Friday, March 21, 2014

Possession or Possession with Intent to Deliver?

Police seize 373 pot plants

"Police have arrested a New York City man for allegedly possessing about 373 marijuana plants in a Tobyhanna residence and stealing $15,000 worth of electricity.

Wood faces charges of possession with intent to deliver, unlawful possession of a controlled substance, possession of drug paraphernalia and theft of services. Bail was set at $100,000."

Although 373 pot plants is a good indication someone is doing more than recreational use, there is no bright line that distinguishes when someone is producing narcotics for personal use or to distribute. That is a determination that ultimately must be made by a jury as the fact finder. It is certainly possible that someone with a large supply may be using it for his or herself only, just as it is possible for someone with a relatively small supply to be selling it to others. The amount of narcotics held by a person does not by itself determine whether the person intended to distribute it to others or to

The most difficult cases are those that fall in the middle. Where there's just enough present to support a finding either way. In those cases, the Jury must ultimately determine what the person's intentions were. This can be problematic for both the Prosecution and the Defense. How can you prove what was in someone's mind at the time of the offense? Generally circumstantial evidence is all that is available one way or the other.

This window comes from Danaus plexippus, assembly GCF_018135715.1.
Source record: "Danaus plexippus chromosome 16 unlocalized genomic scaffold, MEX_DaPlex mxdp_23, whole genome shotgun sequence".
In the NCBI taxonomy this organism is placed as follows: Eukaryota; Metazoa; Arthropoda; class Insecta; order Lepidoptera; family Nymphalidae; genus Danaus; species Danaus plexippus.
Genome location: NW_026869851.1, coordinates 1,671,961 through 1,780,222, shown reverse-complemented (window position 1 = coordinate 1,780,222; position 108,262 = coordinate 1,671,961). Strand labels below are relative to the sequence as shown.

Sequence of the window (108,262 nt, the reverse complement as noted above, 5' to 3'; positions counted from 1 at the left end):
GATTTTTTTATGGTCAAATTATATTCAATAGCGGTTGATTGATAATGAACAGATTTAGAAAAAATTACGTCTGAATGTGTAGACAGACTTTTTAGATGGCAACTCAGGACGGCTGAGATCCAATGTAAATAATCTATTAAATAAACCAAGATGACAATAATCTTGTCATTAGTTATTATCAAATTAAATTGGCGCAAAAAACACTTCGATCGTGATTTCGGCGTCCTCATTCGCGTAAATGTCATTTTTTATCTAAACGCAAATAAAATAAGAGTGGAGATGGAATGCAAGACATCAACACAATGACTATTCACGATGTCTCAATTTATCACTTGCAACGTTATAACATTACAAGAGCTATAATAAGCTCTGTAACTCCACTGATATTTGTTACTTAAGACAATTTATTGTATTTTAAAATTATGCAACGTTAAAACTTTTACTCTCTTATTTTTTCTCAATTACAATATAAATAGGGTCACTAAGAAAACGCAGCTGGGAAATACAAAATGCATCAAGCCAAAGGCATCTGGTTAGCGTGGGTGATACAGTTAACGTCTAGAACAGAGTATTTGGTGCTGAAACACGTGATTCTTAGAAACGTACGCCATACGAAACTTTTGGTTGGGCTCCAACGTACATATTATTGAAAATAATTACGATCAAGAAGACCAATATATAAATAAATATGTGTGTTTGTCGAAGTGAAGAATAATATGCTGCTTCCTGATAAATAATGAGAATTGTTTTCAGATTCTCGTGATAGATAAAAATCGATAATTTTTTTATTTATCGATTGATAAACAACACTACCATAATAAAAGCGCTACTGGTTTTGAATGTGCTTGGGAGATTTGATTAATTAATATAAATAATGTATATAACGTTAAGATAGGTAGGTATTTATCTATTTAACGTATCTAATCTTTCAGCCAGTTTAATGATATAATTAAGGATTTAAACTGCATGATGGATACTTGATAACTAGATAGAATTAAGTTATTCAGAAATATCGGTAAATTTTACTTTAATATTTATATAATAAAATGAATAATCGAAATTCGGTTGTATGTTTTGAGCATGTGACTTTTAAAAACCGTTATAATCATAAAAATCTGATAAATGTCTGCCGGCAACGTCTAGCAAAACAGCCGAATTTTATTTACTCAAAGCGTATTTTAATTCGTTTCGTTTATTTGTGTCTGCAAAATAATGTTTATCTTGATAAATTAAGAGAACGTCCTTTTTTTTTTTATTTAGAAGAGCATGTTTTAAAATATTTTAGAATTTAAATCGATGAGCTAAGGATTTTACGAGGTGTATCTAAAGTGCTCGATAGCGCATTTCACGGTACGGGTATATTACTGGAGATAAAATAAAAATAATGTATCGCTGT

Police and Prosecutors may overcharge someone in that middle range. Although the burden of proof is on the government to prove the person intended to distribute the narcotics it often unfortunately comes down to the defendant having to prove his innocence. There is no formal standard as to how to prove the intent to distribute, but common factors include:

Whether the person was employed. If not employed how did he or she generate sufficient income to live?
The person's own narcotic use. Does the amount found in his or her possession correlate to an amount that he or she would use on a regular basis?
The professionalism of the grow or production operation. Is the lab or greenhouse expensive and indicative of someone spending great sums of money to produce it?

None of these factors are determinative on their own, but they are matters a jury can consider to answer the question of what was in the defendant's mind.

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